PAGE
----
Impact of different earnings profile on pension entitlements

Full-career male workers at the average wage throughout their career have, on average, a future gross replacement rate of 50.7%, when they start working at age 22. For the earnings profile shown here the benefit level as a percentage of the average wage is slightly higher at 52.0%. That is, while under this scenario, the relative wage increases throughout the career – from 60% of the average wage at age 22 to 123.33% at retirement age, ensuring the same lifetime earnings (see below) – the pension amount is similar to that of the base case scenario. Figure 5.5 shows the earnings profile for the retirement at age 66 case. However, whilst in the base case final earnings and lifetime average earnings are the same this is not the case for the alternative profile case as the final earnings are higher, implying a benefit level of 42.2% of final earnings on average. The equivalent figures for female workers are 50.1% for the base case and 51.3% for the earnings profile, equivalent to 41.6% of final earnings.

In some countries, the pension benefit level is identical in the earnings profile and the base cases, as pension systems that have flat-rate benefits, or points systems or constant accrual rates with wage valorisation of past earnings are not affected, as career average earnings are the same and any ceilings to contributions do not come into play. These countries are Austria, Canada, Czechia, Germany, Hungary, Ireland, Japan, Lithuania, Luxembourg, Mexico, New Zealand and the Slovak Republic.

By contrast, countries that do not use the entire career earnings and price uprate past wages when calculating pensions have higher benefit values using the earnings profile scenario compared to the base case. The countries in question are Colombia, Costa Rica, France, Portugal, Slovenia, Spain and the United States as only 10, 25, 25, 40, 24, 27 and 35 years of earnings, respectively, are used. For example, in Costa Rica the final 25 years are now used to calculate the reference wage for pension calculations. Under the base case this gives a reference wage equivalent to 79% of the average wage at retirement, as past earnings are only adjusted for inflation, whereas for the earning profile it is 92%, with Spain showing a similar increase. The impact is not as large in Portugal because 40 of the 46 years of career are used, nor in France as there is a ceiling to contributions to the general DB scheme so the higher earnings at the end of the career are less relevant as the pensionable salary is around the average wage.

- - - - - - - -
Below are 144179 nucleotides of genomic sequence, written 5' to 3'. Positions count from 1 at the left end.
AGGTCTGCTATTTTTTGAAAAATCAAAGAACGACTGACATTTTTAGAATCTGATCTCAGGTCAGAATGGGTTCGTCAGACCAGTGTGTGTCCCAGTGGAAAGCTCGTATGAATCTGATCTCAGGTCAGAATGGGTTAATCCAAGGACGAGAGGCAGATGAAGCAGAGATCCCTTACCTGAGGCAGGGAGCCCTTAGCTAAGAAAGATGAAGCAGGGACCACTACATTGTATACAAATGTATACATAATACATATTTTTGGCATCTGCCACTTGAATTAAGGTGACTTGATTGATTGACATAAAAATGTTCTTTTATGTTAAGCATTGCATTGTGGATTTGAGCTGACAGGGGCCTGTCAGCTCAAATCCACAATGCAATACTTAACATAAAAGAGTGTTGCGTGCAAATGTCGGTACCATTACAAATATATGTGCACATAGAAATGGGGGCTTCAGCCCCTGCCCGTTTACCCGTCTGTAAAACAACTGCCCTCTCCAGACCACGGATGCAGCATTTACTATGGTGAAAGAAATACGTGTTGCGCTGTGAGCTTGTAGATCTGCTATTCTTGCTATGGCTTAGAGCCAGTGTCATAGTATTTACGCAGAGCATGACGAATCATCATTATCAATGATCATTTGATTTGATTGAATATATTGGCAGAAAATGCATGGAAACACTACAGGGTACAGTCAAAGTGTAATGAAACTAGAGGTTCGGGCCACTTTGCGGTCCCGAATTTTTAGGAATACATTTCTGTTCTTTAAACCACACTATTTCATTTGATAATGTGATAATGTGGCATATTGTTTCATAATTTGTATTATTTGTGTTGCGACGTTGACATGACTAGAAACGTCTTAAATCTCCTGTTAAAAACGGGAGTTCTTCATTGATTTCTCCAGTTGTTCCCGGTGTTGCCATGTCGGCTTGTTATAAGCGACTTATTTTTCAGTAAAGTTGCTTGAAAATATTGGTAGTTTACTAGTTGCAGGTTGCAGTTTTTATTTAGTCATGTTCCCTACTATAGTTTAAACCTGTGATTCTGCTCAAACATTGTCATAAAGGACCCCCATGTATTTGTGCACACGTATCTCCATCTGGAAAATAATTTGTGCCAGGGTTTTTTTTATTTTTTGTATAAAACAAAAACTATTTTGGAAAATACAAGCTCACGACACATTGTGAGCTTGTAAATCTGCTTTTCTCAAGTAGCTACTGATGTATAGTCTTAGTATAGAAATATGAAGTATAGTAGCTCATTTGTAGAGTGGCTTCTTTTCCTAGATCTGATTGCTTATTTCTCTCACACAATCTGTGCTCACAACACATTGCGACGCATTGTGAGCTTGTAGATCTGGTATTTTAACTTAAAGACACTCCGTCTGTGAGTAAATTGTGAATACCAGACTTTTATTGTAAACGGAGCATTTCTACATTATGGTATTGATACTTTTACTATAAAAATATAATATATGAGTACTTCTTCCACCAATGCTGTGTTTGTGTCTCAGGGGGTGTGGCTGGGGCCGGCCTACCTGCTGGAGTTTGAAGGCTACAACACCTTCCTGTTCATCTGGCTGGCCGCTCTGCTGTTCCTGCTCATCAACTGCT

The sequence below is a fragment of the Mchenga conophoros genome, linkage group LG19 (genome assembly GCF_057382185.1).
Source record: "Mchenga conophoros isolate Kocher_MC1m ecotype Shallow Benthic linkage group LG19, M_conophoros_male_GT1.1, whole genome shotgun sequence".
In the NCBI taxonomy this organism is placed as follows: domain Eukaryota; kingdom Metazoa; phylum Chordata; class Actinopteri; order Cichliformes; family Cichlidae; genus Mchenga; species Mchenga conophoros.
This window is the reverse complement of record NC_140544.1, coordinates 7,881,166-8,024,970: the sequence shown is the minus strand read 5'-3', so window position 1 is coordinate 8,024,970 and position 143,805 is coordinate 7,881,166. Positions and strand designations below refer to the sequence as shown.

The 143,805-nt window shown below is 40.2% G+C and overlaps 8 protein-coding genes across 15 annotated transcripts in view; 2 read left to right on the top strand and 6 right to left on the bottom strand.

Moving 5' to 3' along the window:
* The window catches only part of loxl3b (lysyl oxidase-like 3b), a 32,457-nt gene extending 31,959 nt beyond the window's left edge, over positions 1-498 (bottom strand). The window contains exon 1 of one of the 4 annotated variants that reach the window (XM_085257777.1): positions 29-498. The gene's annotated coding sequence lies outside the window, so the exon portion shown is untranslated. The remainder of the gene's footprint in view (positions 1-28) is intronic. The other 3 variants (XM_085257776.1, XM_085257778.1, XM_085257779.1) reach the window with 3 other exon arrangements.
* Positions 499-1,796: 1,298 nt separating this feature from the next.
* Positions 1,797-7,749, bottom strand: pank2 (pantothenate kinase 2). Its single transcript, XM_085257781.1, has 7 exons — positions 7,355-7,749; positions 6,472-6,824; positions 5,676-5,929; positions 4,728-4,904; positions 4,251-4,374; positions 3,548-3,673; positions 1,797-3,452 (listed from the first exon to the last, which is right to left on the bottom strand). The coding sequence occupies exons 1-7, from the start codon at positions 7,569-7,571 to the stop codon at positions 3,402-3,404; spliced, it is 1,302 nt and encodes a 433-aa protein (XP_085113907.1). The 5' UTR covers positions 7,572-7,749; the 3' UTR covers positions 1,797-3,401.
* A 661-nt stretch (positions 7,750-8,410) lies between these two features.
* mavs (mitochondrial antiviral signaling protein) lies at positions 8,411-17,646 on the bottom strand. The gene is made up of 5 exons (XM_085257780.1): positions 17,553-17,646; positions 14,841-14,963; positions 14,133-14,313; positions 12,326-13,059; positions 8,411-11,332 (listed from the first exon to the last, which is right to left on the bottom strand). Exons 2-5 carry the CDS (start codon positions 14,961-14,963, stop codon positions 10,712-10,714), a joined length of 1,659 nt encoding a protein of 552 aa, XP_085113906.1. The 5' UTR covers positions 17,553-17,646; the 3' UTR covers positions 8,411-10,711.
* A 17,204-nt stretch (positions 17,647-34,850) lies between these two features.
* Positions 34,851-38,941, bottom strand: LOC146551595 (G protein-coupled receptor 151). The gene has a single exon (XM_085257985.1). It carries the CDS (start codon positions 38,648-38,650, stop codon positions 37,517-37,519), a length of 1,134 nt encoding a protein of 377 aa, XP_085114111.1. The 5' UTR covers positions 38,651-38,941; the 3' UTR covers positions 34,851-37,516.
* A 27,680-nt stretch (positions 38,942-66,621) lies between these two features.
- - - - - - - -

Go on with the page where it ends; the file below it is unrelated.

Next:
For countries that have large defined contribution pension schemes, the lower earnings at the start of the career – while having the same average over the career – has a greater effect on reducing the future benefit level, assuming the level of returns are higher than wage growth, than is countered by the higher earnings at the end of the career as there is less time for these increased contributions to accumulate. The largest falls are found in Australia, Chile, Denmark, Iceland, Israel, the Netherlands, Norway and the United Kingdom, but even in the highest case in the Netherlands the effective future replacement rate only falls by 2.2 percentage points with all the others around 1 percentage point. In Sweden the replacement rate actually increases as the contribution rate to the occupational pension increases from 4.5% to 30% for earnings above 108% of the average.

Under the baseline assumptions, workers earn the same percentage of average worker earnings throughout their career. However, although the average wage over the career is maintained at 100% (past wages are uprated based on average-wage growth), the individual starts at 60% of average earnings, increasing to average earnings between 12 and 25 years later – the exact year depends on the retirement age so as to ensure that the career average is equal to 100% of average wage -, then increasing to 123.33% of average earnings at age 55 and remaining at this level until retirement age. Therefore, final earnings are no longer equal to lifetime average earnings revalued in line with economy-wide earnings growth. The benefit levels shown are expressed as a percentage of career average earnings.

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